Following the Oct. 27, 2018 shooting at a Jewish Synagogue in Pittsburgh, Pennsylvania, START researchers compiled background information from the United States Extremist Crime Database (ECDB) on ideologically motivated, fatal far-right violence in the United States, generally, and far-right extremist homicides and plots related to religion and religious institutions, specifically.
START’s ECDB includes a systematic collection of open-source data on financial and violent criminal behavior in the United States associated with far-right, far-left, and al-Qaida-influenced groups and movements. The ECDB does not exclusively profile terrorist attacks; rather, it records criminal incidents committed by extremist groups or their supporters. These crimes range in important ways, such as the level of violence imposed on victims, number of suspects involved, and the motivations underlying each incident. For example, extremist crimes include attacks on law enforcement, abortion providers, and racial, ethnic and social minorities. Extremists are also connected to financial crimes and cases involving foiled plots. Inclusion in the dataset is based primarily on an individual’s criminal behaviors. The researchers then classified the criminals into ideological categories (e.g. far-right extremist, al-Qaida-influenced). The use of broad ideological categories does not suggest that any individual or group sharing one or more of these beliefs is an extremist criminal.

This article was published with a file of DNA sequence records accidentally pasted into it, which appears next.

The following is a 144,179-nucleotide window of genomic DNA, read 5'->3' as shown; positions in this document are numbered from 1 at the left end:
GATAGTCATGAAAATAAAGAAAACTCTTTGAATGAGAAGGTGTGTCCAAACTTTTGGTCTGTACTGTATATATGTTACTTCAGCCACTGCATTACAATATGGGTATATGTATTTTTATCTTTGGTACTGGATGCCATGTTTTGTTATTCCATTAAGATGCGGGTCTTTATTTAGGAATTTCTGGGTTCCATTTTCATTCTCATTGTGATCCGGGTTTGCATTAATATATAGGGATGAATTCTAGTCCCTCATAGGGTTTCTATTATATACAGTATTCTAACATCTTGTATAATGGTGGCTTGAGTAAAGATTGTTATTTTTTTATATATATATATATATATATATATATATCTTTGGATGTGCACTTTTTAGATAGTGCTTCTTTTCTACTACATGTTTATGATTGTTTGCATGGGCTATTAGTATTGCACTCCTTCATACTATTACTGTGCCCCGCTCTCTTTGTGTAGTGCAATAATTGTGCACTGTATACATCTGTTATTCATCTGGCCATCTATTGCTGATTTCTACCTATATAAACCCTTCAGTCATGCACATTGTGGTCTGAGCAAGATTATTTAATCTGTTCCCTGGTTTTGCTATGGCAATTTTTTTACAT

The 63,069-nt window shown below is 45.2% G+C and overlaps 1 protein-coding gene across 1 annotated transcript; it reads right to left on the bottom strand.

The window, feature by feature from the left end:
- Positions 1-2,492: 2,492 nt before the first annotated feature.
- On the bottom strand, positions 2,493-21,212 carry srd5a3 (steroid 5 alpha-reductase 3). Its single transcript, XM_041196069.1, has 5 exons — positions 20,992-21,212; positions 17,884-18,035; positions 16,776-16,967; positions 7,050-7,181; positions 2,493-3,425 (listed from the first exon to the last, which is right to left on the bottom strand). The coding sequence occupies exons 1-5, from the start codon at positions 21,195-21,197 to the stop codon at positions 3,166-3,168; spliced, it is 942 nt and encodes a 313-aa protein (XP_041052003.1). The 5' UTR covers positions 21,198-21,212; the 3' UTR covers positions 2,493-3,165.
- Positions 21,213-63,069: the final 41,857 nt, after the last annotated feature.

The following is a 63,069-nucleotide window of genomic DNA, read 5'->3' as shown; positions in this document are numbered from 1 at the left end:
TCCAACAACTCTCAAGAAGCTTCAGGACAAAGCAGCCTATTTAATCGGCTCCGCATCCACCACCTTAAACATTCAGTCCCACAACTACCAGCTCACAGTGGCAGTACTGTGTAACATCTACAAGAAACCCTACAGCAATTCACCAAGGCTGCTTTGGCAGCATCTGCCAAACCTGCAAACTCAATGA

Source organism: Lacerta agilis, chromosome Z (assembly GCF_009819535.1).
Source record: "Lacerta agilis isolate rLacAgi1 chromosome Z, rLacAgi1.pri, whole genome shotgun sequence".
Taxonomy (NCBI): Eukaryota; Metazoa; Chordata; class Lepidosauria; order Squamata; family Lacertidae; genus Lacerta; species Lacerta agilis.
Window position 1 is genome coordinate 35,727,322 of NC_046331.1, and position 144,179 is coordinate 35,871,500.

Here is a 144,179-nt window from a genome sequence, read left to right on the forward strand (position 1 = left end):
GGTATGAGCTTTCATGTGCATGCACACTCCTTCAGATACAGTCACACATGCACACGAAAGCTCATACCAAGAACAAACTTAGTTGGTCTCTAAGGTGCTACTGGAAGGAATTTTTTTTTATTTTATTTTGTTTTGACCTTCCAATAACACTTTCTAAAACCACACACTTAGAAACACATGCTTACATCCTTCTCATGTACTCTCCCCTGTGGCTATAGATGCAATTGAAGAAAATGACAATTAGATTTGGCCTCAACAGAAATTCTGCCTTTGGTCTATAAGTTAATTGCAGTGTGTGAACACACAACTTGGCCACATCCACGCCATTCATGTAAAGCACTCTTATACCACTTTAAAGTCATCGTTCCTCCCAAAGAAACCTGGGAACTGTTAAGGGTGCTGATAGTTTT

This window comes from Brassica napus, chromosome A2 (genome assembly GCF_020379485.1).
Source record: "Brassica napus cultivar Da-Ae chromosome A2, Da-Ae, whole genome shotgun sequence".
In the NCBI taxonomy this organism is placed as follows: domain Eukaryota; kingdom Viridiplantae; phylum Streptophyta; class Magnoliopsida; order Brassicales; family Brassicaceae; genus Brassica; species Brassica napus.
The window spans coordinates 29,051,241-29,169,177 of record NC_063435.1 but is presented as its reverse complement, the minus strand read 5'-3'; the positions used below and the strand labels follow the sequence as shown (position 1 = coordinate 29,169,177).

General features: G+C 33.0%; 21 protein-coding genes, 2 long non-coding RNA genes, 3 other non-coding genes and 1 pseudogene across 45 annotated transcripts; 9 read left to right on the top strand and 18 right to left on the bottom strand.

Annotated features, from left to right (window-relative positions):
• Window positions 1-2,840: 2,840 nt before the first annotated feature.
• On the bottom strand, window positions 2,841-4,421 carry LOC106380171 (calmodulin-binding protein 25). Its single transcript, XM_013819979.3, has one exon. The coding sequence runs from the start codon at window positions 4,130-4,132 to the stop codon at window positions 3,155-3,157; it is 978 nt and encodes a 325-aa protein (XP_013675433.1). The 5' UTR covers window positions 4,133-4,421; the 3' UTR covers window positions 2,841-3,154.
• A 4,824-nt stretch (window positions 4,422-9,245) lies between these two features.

Freilich, Joshua D., William S. Parkin, Colleen E. Mills, Steven M. Chermak, Jeff Gruenewald, and Brent R. Klein. 2018. "Far-Right Fatal Ideological Violence against Religious Institutions and Individuals in the United States: 1990-2018." College Park, MD: START (October). https://www.start.umd.edu/pubs/START_ECDB_FarRightFatalIdeologicalViolenceAgainstReligiousTargets1990-2018_Oct2018.pdf